Indiana Pacers owner Herb Simon and team president Larry Bird reached an agreement yesterday for Bird to continue in that role with the team. This is good news for a rising young team looking to build on the momentum of this season’s return to the NBA playoffs. For some Pacer fans, however, Bird’s retention was not welcome news. In this “win now” sports culture, a return to the playoffs and one playoff win over the Bulls is simply not enough. An examination of Bird’s tenure in the Pacers front office though reveals that this was the right decision.
Bird shared personnel duties with Donnie Walsh, the architect of the outstanding Reggie Miller-led teams of the ’90s until Walsh’s departure to the Knicks in 2008. During that time, the Pacers, once title contenders, saw their roster decimated by Miller’s retirement and the implosion of the team’s core through the brawl in Detroit and off the court legal problems. Ron Artest, Stephen Jackson, Jermaine O’Neal, Jamal Tinsley, Marquis Daniels, and Shawne Williams were all key players and draft choices jettisoned by the Pacers in an effort to remake their image after these issue had alienated the team from its fan base. So when Walsh bolted for the Big Apple, Bird was essentially left with a young Danny Granger and Jeff Foster to build around.
Absent any real chips to play with in the free agent or trade market, Bird was left to reconstruct through the draft. And to the Pacers dismay, despite their fall out of the playoffs and into the lottery, the ping-pong balls were not kind. That meant the Pacers couldn’t rebuild instantly with a Derrick Rose. Bird set out to rebuild pragmatically, eschewing the “quick fixes” and focusing on bringing in multiple talented young players to establish a new core around Granger.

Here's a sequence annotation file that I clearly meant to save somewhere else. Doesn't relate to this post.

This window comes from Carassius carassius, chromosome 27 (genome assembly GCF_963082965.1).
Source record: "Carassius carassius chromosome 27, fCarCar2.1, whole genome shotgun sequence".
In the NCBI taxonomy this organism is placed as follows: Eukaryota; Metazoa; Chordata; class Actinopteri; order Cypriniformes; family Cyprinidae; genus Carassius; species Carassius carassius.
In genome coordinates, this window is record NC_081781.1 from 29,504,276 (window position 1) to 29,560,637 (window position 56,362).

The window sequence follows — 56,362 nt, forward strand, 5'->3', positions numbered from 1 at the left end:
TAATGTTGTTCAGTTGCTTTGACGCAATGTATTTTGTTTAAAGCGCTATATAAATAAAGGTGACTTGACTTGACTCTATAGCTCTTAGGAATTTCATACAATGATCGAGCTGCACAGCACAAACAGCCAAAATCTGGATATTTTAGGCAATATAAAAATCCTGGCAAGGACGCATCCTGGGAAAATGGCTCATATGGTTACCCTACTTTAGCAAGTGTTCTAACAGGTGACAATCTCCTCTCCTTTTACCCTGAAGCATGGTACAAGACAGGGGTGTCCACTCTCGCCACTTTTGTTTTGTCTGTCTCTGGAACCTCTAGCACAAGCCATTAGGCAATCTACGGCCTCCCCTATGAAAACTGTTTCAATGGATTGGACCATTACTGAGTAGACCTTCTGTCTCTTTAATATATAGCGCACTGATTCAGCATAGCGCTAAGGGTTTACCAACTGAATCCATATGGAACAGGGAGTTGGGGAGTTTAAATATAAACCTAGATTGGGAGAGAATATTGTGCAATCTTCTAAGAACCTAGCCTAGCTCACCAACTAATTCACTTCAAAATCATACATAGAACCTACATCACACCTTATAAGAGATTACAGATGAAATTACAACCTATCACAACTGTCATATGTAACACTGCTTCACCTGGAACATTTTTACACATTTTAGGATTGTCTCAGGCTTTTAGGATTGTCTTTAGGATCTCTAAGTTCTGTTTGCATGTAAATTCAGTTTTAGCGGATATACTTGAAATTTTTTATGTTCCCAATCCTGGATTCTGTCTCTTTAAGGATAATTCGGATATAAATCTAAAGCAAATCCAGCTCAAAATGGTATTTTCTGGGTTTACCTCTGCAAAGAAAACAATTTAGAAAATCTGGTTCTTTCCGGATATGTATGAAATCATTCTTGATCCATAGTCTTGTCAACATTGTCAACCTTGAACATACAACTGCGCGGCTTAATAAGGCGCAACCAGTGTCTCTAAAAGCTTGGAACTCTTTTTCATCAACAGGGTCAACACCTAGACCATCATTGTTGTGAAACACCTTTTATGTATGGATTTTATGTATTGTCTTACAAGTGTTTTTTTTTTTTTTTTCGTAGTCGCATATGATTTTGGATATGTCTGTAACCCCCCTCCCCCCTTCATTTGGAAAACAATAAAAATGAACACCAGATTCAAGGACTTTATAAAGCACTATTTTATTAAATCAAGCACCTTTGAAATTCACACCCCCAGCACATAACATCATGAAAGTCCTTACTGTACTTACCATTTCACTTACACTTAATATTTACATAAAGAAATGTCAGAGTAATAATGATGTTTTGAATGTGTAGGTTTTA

In 2008, Bird turned the pick of Jerryd Bayless into three players (Roy Hibbert, Brandon Rush, and Josh McRoberts) through a trade with Portalnd. In 2009, he drafted Tyler Hansbrough, to the chagrin of fans who wanted hometown boy Jeff Teague or Jrue Holliday, another point guard. Bird not only got a tough as nails power forward in Hansbrough, but stole AJ Price in the 2nd round and ended up with the 21st pick, a point guard, Darren Collison in a trade for Troy Murphy. In 2010, Bird got the sleeper of the draft in Paul George who ended up starting this season and outperforming players like Evan Turner drafted ahead of him. Along with free agent acquisition Dahntay Jones, Bird has assembled a solid playoff-caliber squad. What his personnel moves have lacked in splash, they’ve more than compensated in talent.
Considering what little Bird has had to work with, his reassembly of the Pacers has been nothing short of phenomenal. Simon and the Pacers were smart to bring him back to guide the front office. Now Bird can turn his attention to retaining Frank Vogel to guide the team on the floor and adding more talent to the roster through the draft and the considerable amount of cap room the Pacers have available. Of course, Bird has some chips to play with now, so some trades with other teams who are “caught in the moment” might be in order as well. Bird is all too willing to take advantage of others’ impatience.